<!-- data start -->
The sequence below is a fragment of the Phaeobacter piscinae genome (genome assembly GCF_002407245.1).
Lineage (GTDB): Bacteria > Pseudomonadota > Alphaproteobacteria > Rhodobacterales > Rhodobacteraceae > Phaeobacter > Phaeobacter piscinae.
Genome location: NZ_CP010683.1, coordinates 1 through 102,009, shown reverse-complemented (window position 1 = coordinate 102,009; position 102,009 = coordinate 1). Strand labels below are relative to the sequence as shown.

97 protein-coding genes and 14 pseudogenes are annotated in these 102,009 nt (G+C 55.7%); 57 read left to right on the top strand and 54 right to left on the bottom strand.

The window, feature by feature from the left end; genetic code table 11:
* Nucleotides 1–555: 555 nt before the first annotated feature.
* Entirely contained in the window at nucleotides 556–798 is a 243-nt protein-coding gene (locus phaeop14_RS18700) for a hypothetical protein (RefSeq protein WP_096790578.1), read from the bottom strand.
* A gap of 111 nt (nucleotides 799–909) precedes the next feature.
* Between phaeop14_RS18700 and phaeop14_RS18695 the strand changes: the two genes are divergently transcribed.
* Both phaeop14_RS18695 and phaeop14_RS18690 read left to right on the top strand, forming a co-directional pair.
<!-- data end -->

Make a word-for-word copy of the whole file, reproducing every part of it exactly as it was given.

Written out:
The sequence below is a fragment of the Phaeobacter piscinae genome (genome assembly GCF_002407245.1).
Lineage (GTDB): Bacteria > Pseudomonadota > Alphaproteobacteria > Rhodobacterales > Rhodobacteraceae > Phaeobacter > Phaeobacter piscinae.
Genome location: NZ_CP010683.1, coordinates 1 through 102,009, shown reverse-complemented (window position 1 = coordinate 102,009; position 102,009 = coordinate 1). Strand labels below are relative to the sequence as shown.

97 protein-coding genes and 14 pseudogenes are annotated in these 102,009 nt (G+C 55.7%); 57 read left to right on the top strand and 54 right to left on the bottom strand.

The window, feature by feature from the left end; genetic code table 11:
* Nucleotides 1–555: 555 nt before the first annotated feature.
* Entirely contained in the window at nucleotides 556–798 is a 243-nt protein-coding gene (locus phaeop14_RS18700) for a hypothetical protein (RefSeq protein WP_096790578.1), read from the bottom strand.
* A gap of 111 nt (nucleotides 799–909) precedes the next feature.
* Between phaeop14_RS18700 and phaeop14_RS18695 the strand changes: the two genes are divergently transcribed.
* Both phaeop14_RS18695 and phaeop14_RS18690 read left to right on the top strand, forming a co-directional pair.